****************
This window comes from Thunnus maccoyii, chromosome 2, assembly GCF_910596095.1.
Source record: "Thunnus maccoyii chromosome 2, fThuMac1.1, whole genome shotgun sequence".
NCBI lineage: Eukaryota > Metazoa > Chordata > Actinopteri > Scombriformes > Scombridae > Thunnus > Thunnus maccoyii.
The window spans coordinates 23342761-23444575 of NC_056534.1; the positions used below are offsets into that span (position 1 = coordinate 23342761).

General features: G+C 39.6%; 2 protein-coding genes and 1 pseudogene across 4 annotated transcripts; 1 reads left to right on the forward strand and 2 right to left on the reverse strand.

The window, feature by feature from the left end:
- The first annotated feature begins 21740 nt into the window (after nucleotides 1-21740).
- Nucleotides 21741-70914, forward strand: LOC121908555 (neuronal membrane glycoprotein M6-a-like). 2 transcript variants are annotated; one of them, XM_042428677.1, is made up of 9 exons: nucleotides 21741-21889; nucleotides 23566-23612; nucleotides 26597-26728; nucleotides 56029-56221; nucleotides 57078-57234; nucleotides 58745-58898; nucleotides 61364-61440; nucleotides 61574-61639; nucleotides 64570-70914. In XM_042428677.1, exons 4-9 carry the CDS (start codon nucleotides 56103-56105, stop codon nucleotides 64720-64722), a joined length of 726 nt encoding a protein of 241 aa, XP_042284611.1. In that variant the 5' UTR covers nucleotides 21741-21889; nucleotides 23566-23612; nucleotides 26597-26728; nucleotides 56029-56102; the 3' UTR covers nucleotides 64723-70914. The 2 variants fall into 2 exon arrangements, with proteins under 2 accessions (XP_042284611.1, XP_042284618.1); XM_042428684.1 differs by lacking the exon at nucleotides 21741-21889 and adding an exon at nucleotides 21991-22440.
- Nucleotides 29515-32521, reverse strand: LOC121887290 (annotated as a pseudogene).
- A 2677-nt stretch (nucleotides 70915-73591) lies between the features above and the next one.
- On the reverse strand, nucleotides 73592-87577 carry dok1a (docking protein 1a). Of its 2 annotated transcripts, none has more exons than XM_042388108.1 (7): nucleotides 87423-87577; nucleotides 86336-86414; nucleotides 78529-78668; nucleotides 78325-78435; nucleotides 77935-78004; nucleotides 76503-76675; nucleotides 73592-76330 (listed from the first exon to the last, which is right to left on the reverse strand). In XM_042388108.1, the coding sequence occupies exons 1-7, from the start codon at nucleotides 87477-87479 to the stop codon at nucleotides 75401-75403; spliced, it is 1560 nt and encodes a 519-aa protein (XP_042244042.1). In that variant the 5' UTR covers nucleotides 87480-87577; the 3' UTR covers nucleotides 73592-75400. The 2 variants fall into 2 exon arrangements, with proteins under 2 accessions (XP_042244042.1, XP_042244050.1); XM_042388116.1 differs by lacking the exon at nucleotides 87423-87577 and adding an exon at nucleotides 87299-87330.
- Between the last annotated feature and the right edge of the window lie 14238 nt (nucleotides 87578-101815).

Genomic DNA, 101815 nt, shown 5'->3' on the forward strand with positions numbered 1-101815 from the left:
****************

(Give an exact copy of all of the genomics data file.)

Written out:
This window comes from Thunnus maccoyii, chromosome 2, assembly GCF_910596095.1.
Source record: "Thunnus maccoyii chromosome 2, fThuMac1.1, whole genome shotgun sequence".
NCBI lineage: Eukaryota > Metazoa > Chordata > Actinopteri > Scombriformes > Scombridae > Thunnus > Thunnus maccoyii.
The window spans coordinates 23342761-23444575 of NC_056534.1; the positions used below are offsets into that span (position 1 = coordinate 23342761).

General features: G+C 39.6%; 2 protein-coding genes and 1 pseudogene across 4 annotated transcripts; 1 reads left to right on the forward strand and 2 right to left on the reverse strand.

The window, feature by feature from the left end:
- The first annotated feature begins 21740 nt into the window (after nucleotides 1-21740).
- Nucleotides 21741-70914, forward strand: LOC121908555 (neuronal membrane glycoprotein M6-a-like). 2 transcript variants are annotated; one of them, XM_042428677.1, is made up of 9 exons: nucleotides 21741-21889; nucleotides 23566-23612; nucleotides 26597-26728; nucleotides 56029-56221; nucleotides 57078-57234; nucleotides 58745-58898; nucleotides 61364-61440; nucleotides 61574-61639; nucleotides 64570-70914. In XM_042428677.1, exons 4-9 carry the CDS (start codon nucleotides 56103-56105, stop codon nucleotides 64720-64722), a joined length of 726 nt encoding a protein of 241 aa, XP_042284611.1. In that variant the 5' UTR covers nucleotides 21741-21889; nucleotides 23566-23612; nucleotides 26597-26728; nucleotides 56029-56102; the 3' UTR covers nucleotides 64723-70914. The 2 variants fall into 2 exon arrangements, with proteins under 2 accessions (XP_042284611.1, XP_042284618.1); XM_042428684.1 differs by lacking the exon at nucleotides 21741-21889 and adding an exon at nucleotides 21991-22440.
- Nucleotides 29515-32521, reverse strand: LOC121887290 (annotated as a pseudogene).
- A 2677-nt stretch (nucleotides 70915-73591) lies between the features above and the next one.
- On the reverse strand, nucleotides 73592-87577 carry dok1a (docking protein 1a). Of its 2 annotated transcripts, none has more exons than XM_042388108.1 (7): nucleotides 87423-87577; nucleotides 86336-86414; nucleotides 78529-78668; nucleotides 78325-78435; nucleotides 77935-78004; nucleotides 76503-76675; nucleotides 73592-76330 (listed from the first exon to the last, which is right to left on the reverse strand). In XM_042388108.1, the coding sequence occupies exons 1-7, from the start codon at nucleotides 87477-87479 to the stop codon at nucleotides 75401-75403; spliced, it is 1560 nt and encodes a 519-aa protein (XP_042244042.1). In that variant the 5' UTR covers nucleotides 87480-87577; the 3' UTR covers nucleotides 73592-75400. The 2 variants fall into 2 exon arrangements, with proteins under 2 accessions (XP_042244042.1, XP_042244050.1); XM_042388116.1 differs by lacking the exon at nucleotides 87423-87577 and adding an exon at nucleotides 87299-87330.
- Between the last annotated feature and the right edge of the window lie 14238 nt (nucleotides 87578-101815).

Genomic DNA, 101815 nt, shown 5'->3' on the forward strand with positions numbered 1-101815 from the left: